More importantly, I don’t believe in body shaming, whether it’s fat shaming or thin shaming. Women should not be put down because of their size. Being thin is not some magical quality that makes one person better than the other, and the curvy girls should not make comments that ‘real men like curves’ and ‘sticks aren’t attractive’. Just, stahp it.

While health should absolutely be kept in mind, body acceptance is best. You can work from there so much easier than from a place of self-hatred. In my opinion thin girls looks gorgeous, but curvy girl are magnificent too and any size in between can be beautiful as well.

And size doesn’t always say EVERYTHING about how healthy someone is. On average, it might. But there are also thin, fit-looking women who are unhealthy (physically or mentally) and there are big(ger) women who have perfect cholesterol scores and who do pretty well in their spinning class.

Plus (size, haha), if a woman is happy with how she looks, who are you to tell her she’s not allowed to be?

Raining on the body acceptance parade will not make anyone happier. If you tell someone they’re not allowed to be happy with the way they look now, you’ll only make them unhappy. And most people who are unhappy are even less inclined to make healthy choices in diet and exercise in the future.

Therefore, logically I’m all for curvy girl lingerie, beautiful plus-size clothing, as little photoshop as possible and as much body acceptance as is necessary for everyone to be happy.

And what I’m saying is that if you’re happy with how you look and don’t feel that inclined to get (even) thinner or fitter, that’s fine. Good for you.

HOWEVER. (And now we’re taking it into the whole other direction…)

You DO want to train like a beast?

You want to eat a lot of weird-looking crap that is good for you? You want to not eat any normal looking crap that is a bad for you?

You want to be a go-hard-or-go-home kind of girl/boy?

You want to work out in all kinds of weather?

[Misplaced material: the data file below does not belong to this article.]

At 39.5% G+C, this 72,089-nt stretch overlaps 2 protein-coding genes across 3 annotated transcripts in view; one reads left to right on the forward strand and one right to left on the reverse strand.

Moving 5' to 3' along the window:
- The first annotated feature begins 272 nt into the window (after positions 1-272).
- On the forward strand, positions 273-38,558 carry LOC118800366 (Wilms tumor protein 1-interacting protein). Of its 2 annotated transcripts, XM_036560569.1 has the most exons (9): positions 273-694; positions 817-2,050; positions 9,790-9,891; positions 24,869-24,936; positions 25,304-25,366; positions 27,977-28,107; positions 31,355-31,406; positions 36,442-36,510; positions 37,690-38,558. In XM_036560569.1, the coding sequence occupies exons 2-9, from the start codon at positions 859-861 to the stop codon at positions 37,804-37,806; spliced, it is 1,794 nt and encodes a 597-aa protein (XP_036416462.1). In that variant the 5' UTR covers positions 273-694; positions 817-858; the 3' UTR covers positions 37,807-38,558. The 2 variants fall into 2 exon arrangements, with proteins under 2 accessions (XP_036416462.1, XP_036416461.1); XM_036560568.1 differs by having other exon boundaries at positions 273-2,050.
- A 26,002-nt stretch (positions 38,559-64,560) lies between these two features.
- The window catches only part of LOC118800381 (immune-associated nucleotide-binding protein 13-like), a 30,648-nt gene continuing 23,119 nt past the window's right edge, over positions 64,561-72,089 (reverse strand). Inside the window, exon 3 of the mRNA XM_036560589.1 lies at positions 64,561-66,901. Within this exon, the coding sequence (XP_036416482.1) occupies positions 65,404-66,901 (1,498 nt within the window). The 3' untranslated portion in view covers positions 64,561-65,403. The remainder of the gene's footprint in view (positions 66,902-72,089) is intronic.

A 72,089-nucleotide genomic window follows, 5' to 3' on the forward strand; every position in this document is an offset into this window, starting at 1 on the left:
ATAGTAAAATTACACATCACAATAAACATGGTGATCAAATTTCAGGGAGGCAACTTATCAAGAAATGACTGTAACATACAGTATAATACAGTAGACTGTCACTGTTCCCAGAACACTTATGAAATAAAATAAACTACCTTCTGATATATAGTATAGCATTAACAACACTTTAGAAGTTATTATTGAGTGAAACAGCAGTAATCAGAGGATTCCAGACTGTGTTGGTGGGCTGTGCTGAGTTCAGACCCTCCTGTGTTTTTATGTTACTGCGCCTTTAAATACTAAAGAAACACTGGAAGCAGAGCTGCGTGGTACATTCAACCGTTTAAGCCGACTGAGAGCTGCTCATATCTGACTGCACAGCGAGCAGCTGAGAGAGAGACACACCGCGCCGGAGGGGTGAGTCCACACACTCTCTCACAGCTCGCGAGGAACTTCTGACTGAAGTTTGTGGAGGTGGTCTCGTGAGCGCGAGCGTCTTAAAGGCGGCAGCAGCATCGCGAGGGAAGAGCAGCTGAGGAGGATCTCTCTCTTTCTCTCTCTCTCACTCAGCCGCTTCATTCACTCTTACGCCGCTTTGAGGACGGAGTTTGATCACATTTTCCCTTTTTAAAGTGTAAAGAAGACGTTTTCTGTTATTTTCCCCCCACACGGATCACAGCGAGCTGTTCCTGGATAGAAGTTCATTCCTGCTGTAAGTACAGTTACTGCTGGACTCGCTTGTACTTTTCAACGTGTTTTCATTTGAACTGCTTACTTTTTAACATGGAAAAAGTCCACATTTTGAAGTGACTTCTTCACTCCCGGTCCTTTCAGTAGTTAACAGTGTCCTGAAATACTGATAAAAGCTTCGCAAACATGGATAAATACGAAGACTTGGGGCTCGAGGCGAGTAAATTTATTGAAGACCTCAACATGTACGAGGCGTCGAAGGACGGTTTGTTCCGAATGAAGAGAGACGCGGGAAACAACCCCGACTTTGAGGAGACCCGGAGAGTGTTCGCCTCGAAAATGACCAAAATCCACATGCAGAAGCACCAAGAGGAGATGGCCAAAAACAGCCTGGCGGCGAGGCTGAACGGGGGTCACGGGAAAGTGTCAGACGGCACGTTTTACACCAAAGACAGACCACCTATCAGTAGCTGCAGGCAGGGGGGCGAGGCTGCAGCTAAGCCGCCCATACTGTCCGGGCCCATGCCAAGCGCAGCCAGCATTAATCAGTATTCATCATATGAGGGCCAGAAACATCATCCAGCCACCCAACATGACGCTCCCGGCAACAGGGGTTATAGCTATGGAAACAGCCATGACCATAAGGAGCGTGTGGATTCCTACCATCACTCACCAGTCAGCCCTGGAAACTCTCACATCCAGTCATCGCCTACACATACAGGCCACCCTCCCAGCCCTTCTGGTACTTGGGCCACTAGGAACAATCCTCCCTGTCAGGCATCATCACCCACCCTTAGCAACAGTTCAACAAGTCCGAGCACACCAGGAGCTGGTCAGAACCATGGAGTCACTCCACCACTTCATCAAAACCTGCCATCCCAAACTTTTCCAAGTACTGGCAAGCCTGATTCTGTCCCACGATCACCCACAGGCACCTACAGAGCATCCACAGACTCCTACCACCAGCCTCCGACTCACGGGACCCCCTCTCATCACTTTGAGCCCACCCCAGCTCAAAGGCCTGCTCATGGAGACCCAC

You want to track all your progress on all sorts of different devices?

You want to have epic, awe-inspiring goals in terms of fitness?

Because it makes you feel great, because it makes you look great naked, because it improves your self-esteem and your health, because it’s good for your skin, soul and sex life, because it helps you grow into the person you want to be, and because it’s just something you really want to do?!


NOBODY is saying you that any of that isn’t okay to want or do. All of that is awesome and a constructive, fun thing to spend time and effort on. You go on with your bad self. Chances are you’ll feel and do great and inspire other people along the way. So to you I also say: Good for you.

What I’m trying to say is that the encouragement to work for health and fitness is great. But body acceptance and self love is also awesome. I sincerely hope the two coincide in most cases because that makes for happy, healthy people.

And the women who love fitness and the women who don’t can peacefully co-exist (if they stop with the back-and-forth.) because neither is better than the other. We all have different ideas and priorities, and that’s okay. We should celebrate each other and what these differences bring to the table.

Okay, enough of my opinions for the day. I’d love to hear yours, though. See you in the comments.